Three strikes and electronic document submission is out. I ended up printing the form out and filling it in by hand, as usual.

Another Road Trip

Also to eastern Washington, also partially for botanical survey reasons, also because since I’m going on the long drive for the botanical survey, I might as well see and do other stuff on the way.

This includes revisiting a favorite campsite of mine, and hopefully checking out other campsites that might be of use for seeing upcoming the Perseid meteor shower. That favorite campsite of mine is on a very rough road; for the meteor shower I want to be on a road that any old passenger car can safely traverse, because it is going to be a group event.

Why Are So Many Libertarians So Fucking Useless?

Exhibit A: Rand Paul (R-KY) recently asked the Trump regime to engage in politically-motivated retaliation against critics with security clearances:

Sanders made the announcement shortly after Trump met with Sen. Rand Paul (R-Ky.), who said earlier Monday that he planned to ask the president to revoke Brennan’s clearance [emphasis added]. The former CIA director under Obama last week described Trump’s performance at his summit with Putin in Helsinki as “treasonous” and said Trump showed he was “wholly in the pocket of Putin.”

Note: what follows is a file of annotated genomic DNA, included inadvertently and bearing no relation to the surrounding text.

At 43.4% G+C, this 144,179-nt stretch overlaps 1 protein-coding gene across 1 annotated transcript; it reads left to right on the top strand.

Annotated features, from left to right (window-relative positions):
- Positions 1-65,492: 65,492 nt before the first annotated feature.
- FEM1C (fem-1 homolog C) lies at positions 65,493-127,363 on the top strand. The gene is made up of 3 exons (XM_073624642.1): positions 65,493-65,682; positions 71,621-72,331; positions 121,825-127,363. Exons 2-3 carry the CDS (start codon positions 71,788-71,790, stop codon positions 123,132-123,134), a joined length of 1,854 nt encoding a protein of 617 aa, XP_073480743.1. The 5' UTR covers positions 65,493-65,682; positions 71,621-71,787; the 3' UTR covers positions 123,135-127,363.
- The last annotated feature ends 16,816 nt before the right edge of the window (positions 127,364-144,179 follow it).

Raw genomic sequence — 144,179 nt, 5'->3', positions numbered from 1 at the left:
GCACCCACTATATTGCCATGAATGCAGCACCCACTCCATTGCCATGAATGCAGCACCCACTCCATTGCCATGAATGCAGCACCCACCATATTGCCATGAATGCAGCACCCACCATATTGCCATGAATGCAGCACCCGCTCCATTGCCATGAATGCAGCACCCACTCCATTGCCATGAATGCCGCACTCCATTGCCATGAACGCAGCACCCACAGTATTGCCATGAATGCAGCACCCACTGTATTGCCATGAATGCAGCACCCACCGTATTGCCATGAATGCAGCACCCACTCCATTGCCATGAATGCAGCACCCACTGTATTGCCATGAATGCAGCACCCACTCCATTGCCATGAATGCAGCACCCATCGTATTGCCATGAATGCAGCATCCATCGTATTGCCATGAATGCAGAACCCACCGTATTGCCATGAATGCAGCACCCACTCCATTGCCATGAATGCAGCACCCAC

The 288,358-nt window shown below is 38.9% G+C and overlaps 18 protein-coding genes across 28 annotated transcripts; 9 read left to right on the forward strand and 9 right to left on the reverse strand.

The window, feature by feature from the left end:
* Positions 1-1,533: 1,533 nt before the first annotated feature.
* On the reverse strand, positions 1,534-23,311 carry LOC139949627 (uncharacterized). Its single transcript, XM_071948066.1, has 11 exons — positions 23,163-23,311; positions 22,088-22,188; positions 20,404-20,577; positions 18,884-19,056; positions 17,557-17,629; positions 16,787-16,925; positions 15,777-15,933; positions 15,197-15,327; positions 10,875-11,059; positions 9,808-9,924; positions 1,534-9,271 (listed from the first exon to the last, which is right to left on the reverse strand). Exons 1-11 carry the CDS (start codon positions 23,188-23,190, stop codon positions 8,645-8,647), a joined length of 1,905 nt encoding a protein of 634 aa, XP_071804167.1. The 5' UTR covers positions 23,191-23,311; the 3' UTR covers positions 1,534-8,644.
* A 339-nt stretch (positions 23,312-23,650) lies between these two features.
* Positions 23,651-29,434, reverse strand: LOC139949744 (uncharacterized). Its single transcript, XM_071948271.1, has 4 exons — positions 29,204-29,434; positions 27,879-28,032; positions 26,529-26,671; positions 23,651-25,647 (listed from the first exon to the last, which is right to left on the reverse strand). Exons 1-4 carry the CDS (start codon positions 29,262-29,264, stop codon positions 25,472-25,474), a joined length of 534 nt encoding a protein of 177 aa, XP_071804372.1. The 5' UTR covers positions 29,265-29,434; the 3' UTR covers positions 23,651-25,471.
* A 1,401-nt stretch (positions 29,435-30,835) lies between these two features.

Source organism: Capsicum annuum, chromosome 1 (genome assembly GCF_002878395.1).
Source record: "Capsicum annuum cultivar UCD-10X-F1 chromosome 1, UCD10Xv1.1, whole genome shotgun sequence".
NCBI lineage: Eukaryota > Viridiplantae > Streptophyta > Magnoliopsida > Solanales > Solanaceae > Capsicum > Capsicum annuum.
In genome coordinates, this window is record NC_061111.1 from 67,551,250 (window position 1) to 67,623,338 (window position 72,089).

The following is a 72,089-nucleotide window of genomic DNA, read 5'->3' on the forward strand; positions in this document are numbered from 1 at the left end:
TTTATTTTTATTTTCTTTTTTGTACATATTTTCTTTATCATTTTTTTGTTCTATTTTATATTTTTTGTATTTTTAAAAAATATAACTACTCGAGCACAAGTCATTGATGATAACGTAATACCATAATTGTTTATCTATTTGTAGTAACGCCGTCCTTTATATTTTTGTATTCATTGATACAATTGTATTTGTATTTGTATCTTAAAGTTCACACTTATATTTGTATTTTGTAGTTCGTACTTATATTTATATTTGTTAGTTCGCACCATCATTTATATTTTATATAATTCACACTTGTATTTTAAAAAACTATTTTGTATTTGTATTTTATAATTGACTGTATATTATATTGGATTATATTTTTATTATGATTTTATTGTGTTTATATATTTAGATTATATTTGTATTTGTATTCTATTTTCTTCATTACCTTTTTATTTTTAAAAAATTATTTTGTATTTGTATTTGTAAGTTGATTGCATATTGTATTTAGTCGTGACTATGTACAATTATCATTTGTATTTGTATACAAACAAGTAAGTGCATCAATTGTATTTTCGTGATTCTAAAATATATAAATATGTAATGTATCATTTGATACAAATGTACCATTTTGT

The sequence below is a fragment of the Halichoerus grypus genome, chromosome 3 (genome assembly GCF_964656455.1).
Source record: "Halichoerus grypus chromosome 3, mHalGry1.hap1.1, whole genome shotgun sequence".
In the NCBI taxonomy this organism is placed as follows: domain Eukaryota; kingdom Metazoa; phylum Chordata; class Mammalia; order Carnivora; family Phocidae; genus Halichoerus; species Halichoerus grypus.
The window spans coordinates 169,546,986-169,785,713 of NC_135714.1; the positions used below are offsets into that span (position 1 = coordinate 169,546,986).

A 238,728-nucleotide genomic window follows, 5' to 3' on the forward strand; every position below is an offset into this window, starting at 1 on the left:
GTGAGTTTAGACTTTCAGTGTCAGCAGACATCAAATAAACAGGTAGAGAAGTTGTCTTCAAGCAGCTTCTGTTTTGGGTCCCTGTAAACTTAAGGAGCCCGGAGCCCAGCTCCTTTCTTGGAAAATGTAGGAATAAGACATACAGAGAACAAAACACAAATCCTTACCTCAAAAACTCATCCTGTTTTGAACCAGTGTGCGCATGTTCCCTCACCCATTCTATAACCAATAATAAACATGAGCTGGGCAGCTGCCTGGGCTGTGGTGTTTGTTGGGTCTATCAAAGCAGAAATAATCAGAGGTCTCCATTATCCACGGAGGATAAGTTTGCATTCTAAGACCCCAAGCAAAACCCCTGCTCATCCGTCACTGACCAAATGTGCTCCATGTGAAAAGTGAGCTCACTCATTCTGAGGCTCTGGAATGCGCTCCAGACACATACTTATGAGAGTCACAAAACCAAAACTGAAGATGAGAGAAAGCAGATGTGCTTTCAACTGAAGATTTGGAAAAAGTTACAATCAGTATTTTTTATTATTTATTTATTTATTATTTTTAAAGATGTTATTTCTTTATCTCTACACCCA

And I’m erring on the side of being kind by calling Paul “useless;” “enemy” might be a more accurate description here, given that just sitting silent and doing nothing while someone else advocated the retaliations would be a more accurate use for “useless.” Paul isn’t just sitting silent; he’s taking an active and leading role in the whole ugly matter.

My theory relates to capitalism: when push comes to shove, it’s an anti-liberty system, because capitalist firms are almost always authoritarian. Once you start preaching that it’s OK for bosses to boss people, and the rich to control and manipulate the non-rich, you’re no longer advocating for liberty. It’s a relatively small step to go from there to advocating for other forms of oppressive behavior.